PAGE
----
Where are the bees? Recently while looking around the net for some information for an article about organic farming and non-organic farming I came across an article about the disappearance of the honey bees. I don’t know about you, but I have a love hate relationship with bees. I love the fact that they make honey – yeah as a vegan that has been the cause of many an argument – for another time.
As I was saying…. I love them because they make honey and they pollinate which brings about the amazing colors of our fruits and vegetables and the reason my state is called the Garden State. We have the best colors EVER…. Have you driven through New Jersey in the Spring and Summer and seen the amazing colors or smelled the amazing smells all around you? Yeah…. Bees are great contributors to that phenomenon.
My only complaint about them is the sting. I am deathly allergic to pain… no, I’m not allergic to bee stings, well at least I don’t think I am. I was stung once when I was a little girl. We had bee hives on my grandfather’s farm and the farm hand was helping harvesting the honey while I played around in the fields a little bit away from him….. Well, I don’t think I have to tell you that the end result was not pretty. I wound up getting stung. The honey was really sweet though!!!!!!!!
So it appears that in 1995 the bee population in the United States began disappearing. Farms began reporting significant losses. Although it’s normal to lose a certain percentage of bees throughout the year, these numbers keep rising. According to the USDA in 2009 there was a 29% loss, in 2010 the honey bee deaths rose to 34% and in 2012-2013 the losses rose to amounts greater than 40%-50% of all hives. To put it in perspective, in the 1940s the bee population in the US was somewhere in the 6 million neighborhood, today we have about 2.3 million, according to Apidologie.com
These numbers really got my attention. Where the heck are all the bees going? And what am I supposed to do when I want great veggies, great fruits and to make my face masks (I make some of those with honey) or my cough “medicine”. Afterall, I live in New Jersey and the Winters are long and cold and invariably I get a cold or a cough or …. Well, I need my tea and honey…. and I need to get to the bottom of this, I thought. So I continued reading. This is what I found.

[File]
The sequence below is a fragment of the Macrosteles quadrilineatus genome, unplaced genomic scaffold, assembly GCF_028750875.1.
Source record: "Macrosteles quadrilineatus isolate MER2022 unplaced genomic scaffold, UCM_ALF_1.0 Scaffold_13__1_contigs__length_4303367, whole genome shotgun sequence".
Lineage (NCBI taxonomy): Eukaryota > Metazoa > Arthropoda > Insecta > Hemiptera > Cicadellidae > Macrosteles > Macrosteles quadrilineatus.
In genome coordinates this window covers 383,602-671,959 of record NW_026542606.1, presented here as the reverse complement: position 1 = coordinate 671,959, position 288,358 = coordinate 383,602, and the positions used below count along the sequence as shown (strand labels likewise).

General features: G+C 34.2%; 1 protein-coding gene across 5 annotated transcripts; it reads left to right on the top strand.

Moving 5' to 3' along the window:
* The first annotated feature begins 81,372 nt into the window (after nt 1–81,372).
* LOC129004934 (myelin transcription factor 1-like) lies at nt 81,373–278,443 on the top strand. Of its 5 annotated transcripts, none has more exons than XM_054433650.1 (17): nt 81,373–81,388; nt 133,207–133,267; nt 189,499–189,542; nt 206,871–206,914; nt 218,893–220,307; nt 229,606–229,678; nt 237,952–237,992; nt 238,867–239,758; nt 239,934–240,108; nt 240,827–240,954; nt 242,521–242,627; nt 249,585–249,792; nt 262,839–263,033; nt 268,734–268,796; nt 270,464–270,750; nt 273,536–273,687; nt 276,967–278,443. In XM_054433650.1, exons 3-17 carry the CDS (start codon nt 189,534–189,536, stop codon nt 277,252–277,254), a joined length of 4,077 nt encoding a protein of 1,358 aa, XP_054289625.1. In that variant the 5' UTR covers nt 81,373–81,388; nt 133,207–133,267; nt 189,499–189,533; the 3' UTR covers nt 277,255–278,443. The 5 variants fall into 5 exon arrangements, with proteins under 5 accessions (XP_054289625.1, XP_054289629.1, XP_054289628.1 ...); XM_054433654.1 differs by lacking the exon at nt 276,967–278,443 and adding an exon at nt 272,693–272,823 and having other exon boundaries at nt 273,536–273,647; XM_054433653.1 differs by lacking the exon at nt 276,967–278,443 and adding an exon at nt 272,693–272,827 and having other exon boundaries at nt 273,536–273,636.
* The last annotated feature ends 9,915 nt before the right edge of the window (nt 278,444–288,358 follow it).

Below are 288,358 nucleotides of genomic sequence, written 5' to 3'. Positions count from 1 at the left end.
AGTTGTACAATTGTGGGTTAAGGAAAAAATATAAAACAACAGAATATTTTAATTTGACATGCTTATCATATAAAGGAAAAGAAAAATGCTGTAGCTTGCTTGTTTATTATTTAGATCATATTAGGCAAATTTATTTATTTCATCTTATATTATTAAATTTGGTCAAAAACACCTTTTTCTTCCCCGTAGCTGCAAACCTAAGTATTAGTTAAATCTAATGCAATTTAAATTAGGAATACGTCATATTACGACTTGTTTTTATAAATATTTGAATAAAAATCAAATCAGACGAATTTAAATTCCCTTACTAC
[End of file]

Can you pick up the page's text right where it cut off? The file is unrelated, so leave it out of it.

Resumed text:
We are the reason the bees are dying! Let me say that again in case you missed it the first time. We are the reason the bees are dying! So, it appears that the pesticides we use to to spray our vegetables are the cause of the disappearance of the bees. This phenomenon has a name. It’s called. Colony Collapse Disorder (“CCD”).
In 1994 the EPA approved the first neonicotinoid imadacloprid. This funny named (not so funny, actually) pesticide is a derivative of nicotine — go figure, we spend so much money-getting our humans to stop smoking and ingesting nicotine and here we are feeding it to our plants (which we use as food) and spraying it in the air which we all breathe including our plants and our animals. For a species who claims to be so intelligent, I’m not so sure we’re living up to that claim right now. Anyway, this type of pesticide, according to an 2011 article by Meriel Watts, works by attaching itself to the nicotine receptors of an insect which is located in the central nervous system of that insect and blocking its nerve impulses. It appears that this causes the insect (in this case the bee) to forget how to get home. We all know that if the worker bee cannot get home the queen bee cannot produce and the hive will die little by little because the little bees do not get the food they need to survive while somewhere in the fields is one very confused bee who has forgotten how to get home…… I’m making a joke here to make this disturbing article easier to read but you have to agree with me that this is very disturbing.
As if the fact that we are killing the pollinators of our planet, which may in turn cause lack fresh fruits and vegetables, wasn’t enough, the European Food Safety Authority according to a 2013 article in the New York Times, believes that this type of pesticide may affect neuron development in children and currently recommends additional studies to better understand it. Most European countries have banned this pesticide, yet, here, we continue to freely spray our crops and killing our bees…. Remember the statistics I gave you for the CDD were from 2013.
Some states have issued their own regulations to combat CCD. In California farmers cannot spray bee-pollinated crops with certain pesticides during bloom times and they must notify the local bee keepers when they plan to spray with pesticides. In New Jersey the legislature is considering a bill which will prohibit the use or sale of neonicotinoid pesticides. However, if you are familiar with how a bill becomes a law…. it could take a while before we see this come to fruition.
The New Jersey law is a better alternative as it is an actual prohibition instead of a limitation like the California law. The California law assumes that the farmers are notifying the bee keepers and the bee keepers are able to move the bees somewhere while the crops are being sprayed. Pesticides are made to be resistant and therefore once sprayed they stay on the ground getting in the roots of the plants….. a limitation? although better than nothing, is not going to prevent CCD since the bees will still receive the pesticide once the spraying is done by merely doing their jobs of jumping from pollen producing flower to pollen producing flower.